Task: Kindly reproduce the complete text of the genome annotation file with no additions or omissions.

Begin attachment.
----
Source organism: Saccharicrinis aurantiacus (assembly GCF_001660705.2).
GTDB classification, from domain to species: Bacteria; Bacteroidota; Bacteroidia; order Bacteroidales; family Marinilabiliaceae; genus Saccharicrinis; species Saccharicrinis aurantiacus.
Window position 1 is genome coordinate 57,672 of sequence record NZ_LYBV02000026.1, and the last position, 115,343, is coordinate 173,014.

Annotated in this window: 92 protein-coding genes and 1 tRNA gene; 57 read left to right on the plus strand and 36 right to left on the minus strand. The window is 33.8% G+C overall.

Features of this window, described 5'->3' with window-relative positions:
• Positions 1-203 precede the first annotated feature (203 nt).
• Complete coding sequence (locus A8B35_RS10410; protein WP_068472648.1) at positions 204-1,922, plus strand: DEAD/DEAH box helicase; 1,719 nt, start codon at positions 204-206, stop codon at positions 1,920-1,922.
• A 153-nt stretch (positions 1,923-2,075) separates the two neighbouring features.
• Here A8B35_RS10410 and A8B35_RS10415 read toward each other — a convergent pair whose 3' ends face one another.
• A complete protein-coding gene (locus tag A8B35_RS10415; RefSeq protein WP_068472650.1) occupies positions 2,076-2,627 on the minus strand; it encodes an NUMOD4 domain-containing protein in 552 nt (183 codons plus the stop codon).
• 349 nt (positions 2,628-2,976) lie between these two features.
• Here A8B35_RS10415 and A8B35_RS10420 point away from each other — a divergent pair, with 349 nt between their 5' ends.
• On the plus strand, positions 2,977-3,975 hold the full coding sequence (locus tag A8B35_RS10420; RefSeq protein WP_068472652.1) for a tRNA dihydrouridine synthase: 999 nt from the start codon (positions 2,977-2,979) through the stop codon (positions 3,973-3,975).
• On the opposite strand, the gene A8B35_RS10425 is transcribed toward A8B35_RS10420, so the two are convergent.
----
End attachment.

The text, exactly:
Source organism: Saccharicrinis aurantiacus (assembly GCF_001660705.2).
GTDB classification, from domain to species: Bacteria; Bacteroidota; Bacteroidia; order Bacteroidales; family Marinilabiliaceae; genus Saccharicrinis; species Saccharicrinis aurantiacus.
Window position 1 is genome coordinate 57,672 of sequence record NZ_LYBV02000026.1, and the last position, 115,343, is coordinate 173,014.

Annotated in this window: 92 protein-coding genes and 1 tRNA gene; 57 read left to right on the plus strand and 36 right to left on the minus strand. The window is 33.8% G+C overall.

Features of this window, described 5'->3' with window-relative positions:
• Positions 1-203 precede the first annotated feature (203 nt).
• Complete coding sequence (locus A8B35_RS10410; protein WP_068472648.1) at positions 204-1,922, plus strand: DEAD/DEAH box helicase; 1,719 nt, start codon at positions 204-206, stop codon at positions 1,920-1,922.
• A 153-nt stretch (positions 1,923-2,075) separates the two neighbouring features.
• Here A8B35_RS10410 and A8B35_RS10415 read toward each other — a convergent pair whose 3' ends face one another.
• A complete protein-coding gene (locus tag A8B35_RS10415; RefSeq protein WP_068472650.1) occupies positions 2,076-2,627 on the minus strand; it encodes an NUMOD4 domain-containing protein in 552 nt (183 codons plus the stop codon).
• 349 nt (positions 2,628-2,976) lie between these two features.
• Here A8B35_RS10415 and A8B35_RS10420 point away from each other — a divergent pair, with 349 nt between their 5' ends.
• On the plus strand, positions 2,977-3,975 hold the full coding sequence (locus tag A8B35_RS10420; RefSeq protein WP_068472652.1) for a tRNA dihydrouridine synthase: 999 nt from the start codon (positions 2,977-2,979) through the stop codon (positions 3,973-3,975).
• On the opposite strand, the gene A8B35_RS10425 is transcribed toward A8B35_RS10420, so the two are convergent.